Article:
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The local number with no name

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'Phone spoofing' takes local numbers by storm

By Dylan Robertson

Contributing Writer

At any given moment, on any given day: say that you are settling in for the long work day ahead and either your cell phone or home phone rings. “A local number? Should I answer?” More so than ever, residents of the area have been asking themselves this very question, and most likely it isn’t who you think it is.

On the off-chance that you decide to answer this unknown, but local number, you’re more than likely to receive an automated tone describing a “reward redemption center” that is currently offering you a once-in-a-lifetime getaway to some exotic locale. All you have to do is pay the taxes and it’s off to Shangri-La.

On the other hand, it could be some vague-vigilante creditor service, looking to collect on a debt that you very much had no idea about. Don’t worry though; they will have, “an offer you can’t refuse” to pay back such a lingering debt.

The practice that has been around in the local area for roughly five years now is called, “phone-spoofing”. This allows the person or entity on their end of the telephone line, most likely in another country, to insert a local number to wherever they target to get their foot in the door for either that once in a lifetime trip, or that delinquent bill.

“If it sounds too good to be true, it almost certainly is,” said Williston Deputy Police Chief Clay Connolly.

Connolly recommends to not give out any personal information via the telephone, and that these calls usually originate out of Jamaica or the Middle East.

“They are so prolific, and they are out there every day. They like to prey on greed,” said Connolly.

“I’m hard-pressed to believe that our phone companies don’t have better control or better intel about the telephone numbers that [scammers] are giving out, and are allowing people to use. They have been going on these 528 and 558 numbers which everyone recognizes as a local exchange, and that gives them their nose inside the tent a little bit more,” said Connolly.

“The best thing I can say is that do not answer those, or when they start with the robocalls, simply hang-up,” said Connolly.

When asked about whether local authorities can put an end to it, Connolly said it becomes a jurisdictional issue, with a bulk of the calls coming from overseas, that intervention is necessary by the federal government (e.g. Federal Communications Commission, Federal Trade Commission) and or the telephone companies.

However, some of these “spoof-callers” use active telephone numbers from paying customers, and unfortunately the numbers having been stolen come from unlikely victims.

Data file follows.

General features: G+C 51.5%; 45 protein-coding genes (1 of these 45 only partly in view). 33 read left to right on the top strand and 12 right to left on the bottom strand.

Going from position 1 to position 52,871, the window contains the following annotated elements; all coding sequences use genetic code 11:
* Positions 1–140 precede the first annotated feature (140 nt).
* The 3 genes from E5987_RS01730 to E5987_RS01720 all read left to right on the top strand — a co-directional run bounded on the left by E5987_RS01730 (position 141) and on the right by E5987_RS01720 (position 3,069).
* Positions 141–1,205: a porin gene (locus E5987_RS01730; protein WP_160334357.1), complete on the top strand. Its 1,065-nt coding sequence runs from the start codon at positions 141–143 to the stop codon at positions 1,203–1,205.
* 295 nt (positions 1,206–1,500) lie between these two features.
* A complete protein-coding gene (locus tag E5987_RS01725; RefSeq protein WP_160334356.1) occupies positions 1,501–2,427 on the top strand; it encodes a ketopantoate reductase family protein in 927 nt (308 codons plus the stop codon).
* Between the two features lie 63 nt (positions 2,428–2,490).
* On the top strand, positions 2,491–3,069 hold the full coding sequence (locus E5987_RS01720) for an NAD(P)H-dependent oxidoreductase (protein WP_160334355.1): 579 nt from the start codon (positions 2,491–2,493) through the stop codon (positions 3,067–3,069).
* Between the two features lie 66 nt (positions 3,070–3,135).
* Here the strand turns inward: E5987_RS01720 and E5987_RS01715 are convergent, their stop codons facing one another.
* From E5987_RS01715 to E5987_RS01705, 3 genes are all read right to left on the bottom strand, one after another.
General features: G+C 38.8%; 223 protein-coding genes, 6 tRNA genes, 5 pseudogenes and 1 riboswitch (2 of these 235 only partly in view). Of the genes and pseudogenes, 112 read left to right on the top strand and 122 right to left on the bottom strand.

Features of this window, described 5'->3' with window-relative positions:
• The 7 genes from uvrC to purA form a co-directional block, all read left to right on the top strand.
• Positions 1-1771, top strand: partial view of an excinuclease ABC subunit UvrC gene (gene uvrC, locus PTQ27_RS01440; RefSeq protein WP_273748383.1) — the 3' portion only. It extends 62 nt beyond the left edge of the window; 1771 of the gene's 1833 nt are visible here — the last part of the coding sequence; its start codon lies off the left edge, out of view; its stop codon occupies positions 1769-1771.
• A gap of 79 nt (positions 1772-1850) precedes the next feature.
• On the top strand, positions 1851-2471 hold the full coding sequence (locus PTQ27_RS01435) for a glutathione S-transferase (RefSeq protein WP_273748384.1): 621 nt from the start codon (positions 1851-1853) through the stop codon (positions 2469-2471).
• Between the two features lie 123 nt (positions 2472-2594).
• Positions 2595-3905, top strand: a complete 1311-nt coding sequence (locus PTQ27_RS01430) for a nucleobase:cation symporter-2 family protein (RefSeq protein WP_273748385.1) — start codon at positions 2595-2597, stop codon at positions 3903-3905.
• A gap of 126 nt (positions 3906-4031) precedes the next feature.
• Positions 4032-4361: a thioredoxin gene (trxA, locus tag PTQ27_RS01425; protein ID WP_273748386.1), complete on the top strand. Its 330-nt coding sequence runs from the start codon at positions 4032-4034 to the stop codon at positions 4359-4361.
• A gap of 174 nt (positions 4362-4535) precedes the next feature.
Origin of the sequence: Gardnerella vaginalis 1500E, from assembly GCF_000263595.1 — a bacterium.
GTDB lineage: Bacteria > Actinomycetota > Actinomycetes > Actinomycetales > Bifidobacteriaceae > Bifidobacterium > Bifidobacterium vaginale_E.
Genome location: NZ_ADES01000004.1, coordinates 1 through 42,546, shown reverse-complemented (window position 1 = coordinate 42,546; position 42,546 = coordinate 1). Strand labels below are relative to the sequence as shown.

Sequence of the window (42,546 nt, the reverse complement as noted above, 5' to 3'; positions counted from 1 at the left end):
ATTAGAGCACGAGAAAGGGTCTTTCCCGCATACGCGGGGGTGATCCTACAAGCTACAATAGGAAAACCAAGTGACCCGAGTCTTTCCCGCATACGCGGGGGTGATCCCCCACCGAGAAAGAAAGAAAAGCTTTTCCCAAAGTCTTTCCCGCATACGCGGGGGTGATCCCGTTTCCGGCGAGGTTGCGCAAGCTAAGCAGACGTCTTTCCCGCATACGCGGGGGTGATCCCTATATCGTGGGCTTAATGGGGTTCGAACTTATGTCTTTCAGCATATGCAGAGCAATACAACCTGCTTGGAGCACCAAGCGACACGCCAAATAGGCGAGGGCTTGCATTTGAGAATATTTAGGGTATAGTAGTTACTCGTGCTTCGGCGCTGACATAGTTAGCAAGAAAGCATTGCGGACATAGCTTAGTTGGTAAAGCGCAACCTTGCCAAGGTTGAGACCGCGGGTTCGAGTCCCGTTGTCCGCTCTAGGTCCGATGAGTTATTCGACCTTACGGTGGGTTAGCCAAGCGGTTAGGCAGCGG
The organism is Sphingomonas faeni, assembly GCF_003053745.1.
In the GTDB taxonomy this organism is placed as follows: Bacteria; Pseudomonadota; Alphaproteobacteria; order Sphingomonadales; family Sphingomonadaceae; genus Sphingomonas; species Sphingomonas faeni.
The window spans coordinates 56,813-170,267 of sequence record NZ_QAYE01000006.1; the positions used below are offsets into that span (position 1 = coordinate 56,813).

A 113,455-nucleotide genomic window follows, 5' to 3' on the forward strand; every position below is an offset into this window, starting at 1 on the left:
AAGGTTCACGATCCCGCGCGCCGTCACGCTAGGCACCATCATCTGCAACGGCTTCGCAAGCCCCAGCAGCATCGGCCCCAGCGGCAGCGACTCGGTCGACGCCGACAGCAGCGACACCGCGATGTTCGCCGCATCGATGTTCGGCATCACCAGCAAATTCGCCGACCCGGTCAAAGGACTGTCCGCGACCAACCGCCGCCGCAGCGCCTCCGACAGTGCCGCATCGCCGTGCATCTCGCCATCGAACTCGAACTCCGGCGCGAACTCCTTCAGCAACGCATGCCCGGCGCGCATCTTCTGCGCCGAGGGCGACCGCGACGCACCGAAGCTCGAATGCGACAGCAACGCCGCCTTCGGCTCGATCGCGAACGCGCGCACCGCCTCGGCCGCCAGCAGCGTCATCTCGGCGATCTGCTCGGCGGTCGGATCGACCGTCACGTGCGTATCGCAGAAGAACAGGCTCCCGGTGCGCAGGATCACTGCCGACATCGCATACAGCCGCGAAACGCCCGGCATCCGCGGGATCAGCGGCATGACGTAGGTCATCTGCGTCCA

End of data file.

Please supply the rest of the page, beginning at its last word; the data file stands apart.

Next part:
Barbara Lawrence, an almost 60-year resident of Williston, was shocked when she received a call from her daughter’s home phone line, as her daughter had died back in October 2016.

“One day I had answered my phone, and it was Gwen, my daughter’s [home] number, and I was very chilled about it, knowing that she had passed away, I had answered the phone and had asked, “Who is it?”, and all I got was a prerecorded message about extending my credit line, I kept asking, “How did you get this number?”,and I never got a response back, so I hung up,” Barbara said.

“Thankfully I have not received any more calls from my daughter’s number, but ever since I’ve continued to receive calls from different local numbers, saying either I’ve won this, or I owe that,” said Barbara.

Companies in the United States are subjected to the “Truth in Caller ID Act of 2009”, which fines companies for falsifying or blocking outgoing caller identification. The law wards off deceitful practices on American soil, but has presented a grey area when the calls originate from overseas scammers.

Connolly has advice for anyone who is presented with this problem in the future: “Just have fun with it.”

“If they start talking [when connected with a scammer] just ask, “Who’s this? And where are you from? What’s your last name again? Why do you want my Social Security number? I’m only asking this so that when I take this to the State Attorney’s office, they can prosecute you for making an unlawful call in the state of Florida,” Connolly said.

Connolly also wants to remind residents to always keep your wits, never give out personal information,and to hang-up on potential scammers.